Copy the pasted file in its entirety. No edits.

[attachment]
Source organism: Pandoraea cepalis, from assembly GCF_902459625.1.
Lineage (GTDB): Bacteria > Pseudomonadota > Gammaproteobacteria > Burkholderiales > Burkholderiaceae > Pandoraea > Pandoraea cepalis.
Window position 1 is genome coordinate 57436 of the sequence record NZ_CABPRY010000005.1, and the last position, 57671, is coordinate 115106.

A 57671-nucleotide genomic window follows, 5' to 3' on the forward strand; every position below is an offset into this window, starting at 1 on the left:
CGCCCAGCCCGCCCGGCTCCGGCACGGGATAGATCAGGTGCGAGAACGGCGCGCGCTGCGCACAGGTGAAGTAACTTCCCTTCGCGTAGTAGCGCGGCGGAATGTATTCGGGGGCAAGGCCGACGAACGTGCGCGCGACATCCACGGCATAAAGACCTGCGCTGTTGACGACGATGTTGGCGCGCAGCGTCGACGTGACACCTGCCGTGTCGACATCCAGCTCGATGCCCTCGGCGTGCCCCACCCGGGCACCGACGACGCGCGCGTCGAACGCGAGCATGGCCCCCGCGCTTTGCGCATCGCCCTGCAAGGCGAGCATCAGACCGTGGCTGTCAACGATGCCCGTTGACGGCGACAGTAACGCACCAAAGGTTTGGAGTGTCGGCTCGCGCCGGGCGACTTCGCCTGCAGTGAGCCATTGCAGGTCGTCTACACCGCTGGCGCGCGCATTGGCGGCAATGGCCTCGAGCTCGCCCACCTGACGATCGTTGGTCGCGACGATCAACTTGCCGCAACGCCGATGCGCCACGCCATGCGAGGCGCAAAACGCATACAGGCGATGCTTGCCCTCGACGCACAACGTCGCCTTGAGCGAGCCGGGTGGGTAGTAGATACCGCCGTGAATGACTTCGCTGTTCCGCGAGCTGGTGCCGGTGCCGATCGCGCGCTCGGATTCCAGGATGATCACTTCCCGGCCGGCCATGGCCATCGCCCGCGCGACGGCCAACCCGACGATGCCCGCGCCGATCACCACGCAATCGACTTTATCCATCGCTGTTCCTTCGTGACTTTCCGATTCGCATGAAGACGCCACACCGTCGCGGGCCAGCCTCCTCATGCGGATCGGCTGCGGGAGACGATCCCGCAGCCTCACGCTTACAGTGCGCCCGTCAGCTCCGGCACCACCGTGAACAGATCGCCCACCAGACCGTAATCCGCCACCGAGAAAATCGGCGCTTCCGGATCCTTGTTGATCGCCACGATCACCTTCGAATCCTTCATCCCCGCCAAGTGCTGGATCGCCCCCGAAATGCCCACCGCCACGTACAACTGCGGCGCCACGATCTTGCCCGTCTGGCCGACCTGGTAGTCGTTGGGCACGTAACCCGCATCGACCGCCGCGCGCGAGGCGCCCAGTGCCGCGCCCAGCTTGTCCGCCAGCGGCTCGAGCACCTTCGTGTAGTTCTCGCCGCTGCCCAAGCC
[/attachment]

Source organism: Pandoraea cepalis, from assembly GCF_902459625.1.
Lineage (GTDB): Bacteria > Pseudomonadota > Gammaproteobacteria > Burkholderiales > Burkholderiaceae > Pandoraea > Pandoraea cepalis.
Window position 1 is genome coordinate 57436 of the sequence record NZ_CABPRY010000005.1, and the last position, 57671, is coordinate 115106.

A 57671-nucleotide genomic window follows, 5' to 3' on the forward strand; every position below is an offset into this window, starting at 1 on the left:
CGCCCAGCCCGCCCGGCTCCGGCACGGGATAGATCAGGTGCGAGAACGGCGCGCGCTGCGCACAGGTGAAGTAACTTCCCTTCGCGTAGTAGCGCGGCGGAATGTATTCGGGGGCAAGGCCGACGAACGTGCGCGCGACATCCACGGCATAAAGACCTGCGCTGTTGACGACGATGTTGGCGCGCAGCGTCGACGTGACACCTGCCGTGTCGACATCCAGCTCGATGCCCTCGGCGTGCCCCACCCGGGCACCGACGACGCGCGCGTCGAACGCGAGCATGGCCCCCGCGCTTTGCGCATCGCCCTGCAAGGCGAGCATCAGACCGTGGCTGTCAACGATGCCCGTTGACGGCGACAGTAACGCACCAAAGGTTTGGAGTGTCGGCTCGCGCCGGGCGACTTCGCCTGCAGTGAGCCATTGCAGGTCGTCTACACCGCTGGCGCGCGCATTGGCGGCAATGGCCTCGAGCTCGCCCACCTGACGATCGTTGGTCGCGACGATCAACTTGCCGCAACGCCGATGCGCCACGCCATGCGAGGCGCAAAACGCATACAGGCGATGCTTGCCCTCGACGCACAACGTCGCCTTGAGCGAGCCGGGTGGGTAGTAGATACCGCCGTGAATGACTTCGCTGTTCCGCGAGCTGGTGCCGGTGCCGATCGCGCGCTCGGATTCCAGGATGATCACTTCCCGGCCGGCCATGGCCATCGCCCGCGCGACGGCCAACCCGACGATGCCCGCGCCGATCACCACGCAATCGACTTTATCCATCGCTGTTCCTTCGTGACTTTCCGATTCGCATGAAGACGCCACACCGTCGCGGGCCAGCCTCCTCATGCGGATCGGCTGCGGGAGACGATCCCGCAGCCTCACGCTTACAGTGCGCCCGTCAGCTCCGGCACCACCGTGAACAGATCGCCCACCAGACCGTAATCCGCCACCGAGAAAATCGGCGCTTCCGGATCCTTGTTGATCGCCACGATCACCTTCGAATCCTTCATCCCCGCCAAGTGCTGGATCGCCCCCGAAATGCCCACCGCCACGTACAACTGCGGCGCCACGATCTTGCCCGTCTGGCCGACCTGGTAGTCGTTGGGCACGTAACCCGCATCGACCGCCGCGCGCGAGGCGCCCAGTGCCGCGCCCAGCTTGTCCGCCAGCGGCTCGAGCACCTTCGTGTAGTTCTCGCCGCTGCCCAAGCC